For certain carrying amounts of the Company’s financial instruments, including cash, other asset, accounts payable, accrued expenses, and due to related party, the carrying amounts approximate their fair values due to their short-term maturities.

 

FASB ASC Topic 820, Fair Value Measurements and Disclosures, requires disclosure of the fair value of financial instruments held by the Company. FASB ASC Topic 825, Financial Instruments, defines fair value, and establishes a three-level valuation hierarchy for disclosures of fair value measurement that enhances disclosure requirements for fair value measures.

 

F-12
 

 

BRIGHT GREEN CORPORATION

Notes to Financial Statements

For the years ended December 31, 2021 and 2020

(Expressed in United States Dollars)

 

3. Summary of Significant Accounting Policies (continued)

 

E. Fair Value of Financial Instruments (continued)

 

The carrying amounts reported in the balance sheets for receivables and current liabilities each qualify as financial instruments and are a reasonable estimate of their fair values because of the short period of time between the origination of such instruments and their expected realization, low risk of counterparty default and their current market rate of interest. The three levels of valuation hierarchy are defined as follows:

 

Level 1 inputs to the valuation methodology are quoted prices for identical assets or liabilities in active markets. As of December 31, 2021 and 2020, there were no Level 1 assets or liabilities.

 

Level 2 inputs to the valuation methodology include quoted prices for similar assets and liabilities in active markets, quoted prices for identical or similar assets in inactive markets, and inputs that are observable for the asset or liability, either directly or indirectly, for substantially the full term of the financial instrument. As of December 31, 2021 and 2020, there were no Level 2 assets or liabilities.

 

Level 3 inputs to the valuation methodology use one or more unobservable inputs significant to the fair value measurement. As of December 31, 2021 and 2020, there were no Level 3 assets or liabilities.

 

The Company analyzes all financial instruments with features of both liabilities and equity under FASB ASC Topic 480, Distinguishing Liabilities from Equity, and FASB ASC Topic 815, Derivatives and Hedging.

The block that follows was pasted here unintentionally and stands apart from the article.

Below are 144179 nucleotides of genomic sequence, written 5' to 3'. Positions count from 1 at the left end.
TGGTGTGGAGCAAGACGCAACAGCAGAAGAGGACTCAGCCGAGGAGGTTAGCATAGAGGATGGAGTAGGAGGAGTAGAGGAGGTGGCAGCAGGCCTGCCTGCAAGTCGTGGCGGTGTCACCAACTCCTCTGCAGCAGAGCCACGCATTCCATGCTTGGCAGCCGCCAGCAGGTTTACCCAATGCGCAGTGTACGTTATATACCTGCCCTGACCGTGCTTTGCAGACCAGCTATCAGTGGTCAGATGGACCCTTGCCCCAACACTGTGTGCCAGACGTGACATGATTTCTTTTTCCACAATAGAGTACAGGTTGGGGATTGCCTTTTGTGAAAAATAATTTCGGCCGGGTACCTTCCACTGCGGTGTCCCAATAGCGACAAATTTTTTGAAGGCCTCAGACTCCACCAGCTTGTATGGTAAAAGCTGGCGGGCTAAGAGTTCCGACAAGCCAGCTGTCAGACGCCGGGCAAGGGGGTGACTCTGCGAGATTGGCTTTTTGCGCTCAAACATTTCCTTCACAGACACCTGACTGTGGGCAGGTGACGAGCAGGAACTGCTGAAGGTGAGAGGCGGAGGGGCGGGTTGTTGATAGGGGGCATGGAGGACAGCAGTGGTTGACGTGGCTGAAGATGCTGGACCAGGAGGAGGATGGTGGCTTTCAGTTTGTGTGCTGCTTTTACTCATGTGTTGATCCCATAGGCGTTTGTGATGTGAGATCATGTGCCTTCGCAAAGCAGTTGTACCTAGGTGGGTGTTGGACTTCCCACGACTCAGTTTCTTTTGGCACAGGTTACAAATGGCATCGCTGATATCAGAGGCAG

F. Income Taxes

 

The Company accounts for income taxes in accordance with ASC Topic 740, Income Taxes. ASC 740 requires a company to use the asset and liability method of accounting for income taxes, whereby deferred tax assets are recognized for deductible temporary differences, and deferred tax liabilities are recognized for taxable temporary differences. Temporary differences are the differences between the reported amounts of assets and liabilities and their tax bases. Deferred tax assets are reduced by a valuation allowance when, in the opinion of management, it is more likely than not that some portion, or all of the deferred tax assets will not be realized.

 

F-13
 

 

BRIGHT GREEN CORPORATION

Notes to Financial Statements

For the years ended December 31, 2021 and 2020

(Expressed in United States Dollars)

 

3. Summary of Significant Accounting Policies (continued)

 

F. Income Taxes (continued)

 

Deferred tax assets and liabilities are adjusted for the effects of changes in tax laws and rates on the date of enactment.

 

Under ASC 740, a tax position is recognized as a benefit only if it is “more likely than not” that the tax position would be sustained in a tax examination, with a tax examination being presumed to occur. The amount recognized is the largest amount of tax benefit that is greater than 50% likely of being realized on examination. For tax positions not meeting the “more likely than not” test, no tax benefit is recorded. The Company has no material uncertain tax positions for any of the reporting periods presented.

 

G. Basic and Diluted Earnings (Loss) per share

 

Basic earnings (loss) per share is calculated using the weighted average number of common shares outstanding during the period. The dilutive effect on earnings per share is calculated, presuming the exercise of outstanding options, warrants and similar instruments. It assumes that the proceeds of such exercise would be used to repurchase common shares at the average market price during the period. However, the calculation of diluted loss per share excludes the effects of various conversions and exercise of options and warrants that would be anti-dilutive.

 

H. Segment Reporting

 

ASC 280-10, “Disclosures about Segments of an Enterprise and Related Information”, establishes standards for how public business enterprises report information about operating segments in the Company’s financial statements. Operating segments are components of an enterprise about which separate financial information is available that is evaluated regularly by the chief operating decision-maker in deciding how to allocate resources and in assessing performance. Significantly all of the assets of the Company are located in the United States of America and the Company is a start-up company as at December 31, 2021 and 2020 and has no revenue. The Company’s reportable segments and operating segments will include its growth, production and research of medicinal plants operations.

 

F-14
 

 

BRIGHT GREEN CORPORATION

Notes to Financial Statements

For the years ended December 31, 2021 and 2020

(Expressed in United States Dollars)

 

3. Summary of Significant Accounting Policies (continued)